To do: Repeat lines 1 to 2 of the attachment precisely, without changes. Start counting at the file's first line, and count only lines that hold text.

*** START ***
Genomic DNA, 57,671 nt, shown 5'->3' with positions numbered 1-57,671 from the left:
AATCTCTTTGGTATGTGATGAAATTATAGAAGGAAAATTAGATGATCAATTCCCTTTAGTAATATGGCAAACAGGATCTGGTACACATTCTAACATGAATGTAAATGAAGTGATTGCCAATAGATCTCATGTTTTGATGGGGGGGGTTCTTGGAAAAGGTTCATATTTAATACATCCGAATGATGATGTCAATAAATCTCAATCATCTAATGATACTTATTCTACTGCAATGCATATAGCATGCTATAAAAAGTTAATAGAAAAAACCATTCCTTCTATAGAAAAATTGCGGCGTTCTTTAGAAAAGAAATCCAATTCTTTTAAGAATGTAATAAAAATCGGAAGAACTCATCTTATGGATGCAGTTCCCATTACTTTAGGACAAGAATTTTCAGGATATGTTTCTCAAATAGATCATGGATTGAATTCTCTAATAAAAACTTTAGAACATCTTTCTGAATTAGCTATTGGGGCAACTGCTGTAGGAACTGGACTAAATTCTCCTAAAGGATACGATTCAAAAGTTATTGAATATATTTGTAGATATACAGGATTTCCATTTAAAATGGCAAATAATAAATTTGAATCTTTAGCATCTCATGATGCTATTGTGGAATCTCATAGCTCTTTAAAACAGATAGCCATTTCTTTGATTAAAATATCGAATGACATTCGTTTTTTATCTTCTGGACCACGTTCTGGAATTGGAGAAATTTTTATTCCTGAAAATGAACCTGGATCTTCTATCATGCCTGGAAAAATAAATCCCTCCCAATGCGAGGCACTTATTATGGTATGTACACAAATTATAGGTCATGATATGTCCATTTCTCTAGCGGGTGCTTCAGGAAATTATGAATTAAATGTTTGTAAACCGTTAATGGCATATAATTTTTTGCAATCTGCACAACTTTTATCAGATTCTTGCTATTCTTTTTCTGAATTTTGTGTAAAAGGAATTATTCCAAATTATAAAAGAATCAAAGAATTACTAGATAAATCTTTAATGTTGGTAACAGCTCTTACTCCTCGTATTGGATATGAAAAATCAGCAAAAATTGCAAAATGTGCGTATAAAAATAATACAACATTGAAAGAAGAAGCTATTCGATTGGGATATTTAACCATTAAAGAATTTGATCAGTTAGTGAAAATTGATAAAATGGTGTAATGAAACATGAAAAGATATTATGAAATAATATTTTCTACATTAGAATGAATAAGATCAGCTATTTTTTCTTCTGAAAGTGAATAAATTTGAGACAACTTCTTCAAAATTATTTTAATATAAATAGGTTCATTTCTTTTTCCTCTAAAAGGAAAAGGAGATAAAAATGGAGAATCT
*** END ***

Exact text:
Genomic DNA, 57,671 nt, shown 5'->3' with positions numbered 1-57,671 from the left:
AATCTCTTTGGTATGTGATGAAATTATAGAAGGAAAATTAGATGATCAATTCCCTTTAGTAATATGGCAAACAGGATCTGGTACACATTCTAACATGAATGTAAATGAAGTGATTGCCAATAGATCTCATGTTTTGATGGGGGGGGTTCTTGGAAAAGGTTCATATTTAATACATCCGAATGATGATGTCAATAAATCTCAATCATCTAATGATACTTATTCTACTGCAATGCATATAGCATGCTATAAAAAGTTAATAGAAAAAACCATTCCTTCTATAGAAAAATTGCGGCGTTCTTTAGAAAAGAAATCCAATTCTTTTAAGAATGTAATAAAAATCGGAAGAACTCATCTTATGGATGCAGTTCCCATTACTTTAGGACAAGAATTTTCAGGATATGTTTCTCAAATAGATCATGGATTGAATTCTCTAATAAAAACTTTAGAACATCTTTCTGAATTAGCTATTGGGGCAACTGCTGTAGGAACTGGACTAAATTCTCCTAAAGGATACGATTCAAAAGTTATTGAATATATTTGTAGATATACAGGATTTCCATTTAAAATGGCAAATAATAAATTTGAATCTTTAGCATCTCATGATGCTATTGTGGAATCTCATAGCTCTTTAAAACAGATAGCCATTTCTTTGATTAAAATATCGAATGACATTCGTTTTTTATCTTCTGGACCACGTTCTGGAATTGGAGAAATTTTTATTCCTGAAAATGAACCTGGATCTTCTATCATGCCTGGAAAAATAAATCCCTCCCAATGCGAGGCACTTATTATGGTATGTACACAAATTATAGGTCATGATATGTCCATTTCTCTAGCGGGTGCTTCAGGAAATTATGAATTAAATGTTTGTAAACCGTTAATGGCATATAATTTTTTGCAATCTGCACAACTTTTATCAGATTCTTGCTATTCTTTTTCTGAATTTTGTGTAAAAGGAATTATTCCAAATTATAAAAGAATCAAAGAATTACTAGATAAATCTTTAATGTTGGTAACAGCTCTTACTCCTCGTATTGGATATGAAAAATCAGCAAAAATTGCAAAATGTGCGTATAAAAATAATACAACATTGAAAGAAGAAGCTATTCGATTGGGATATTTAACCATTAAAGAATTTGATCAGTTAGTGAAAATTGATAAAATGGTGTAATGAAACATGAAAAGATATTATGAAATAATATTTTCTACATTAGAATGAATAAGATCAGCTATTTTTTCTTCTGAAAGTGAATAAATTTGAGACAACTTCTTCAAAATTATTTTAATATAAATAGGTTCATTTCTTTTTCCTCTAAAAGGAAAAGGAGATAAAAATGGAGAATCT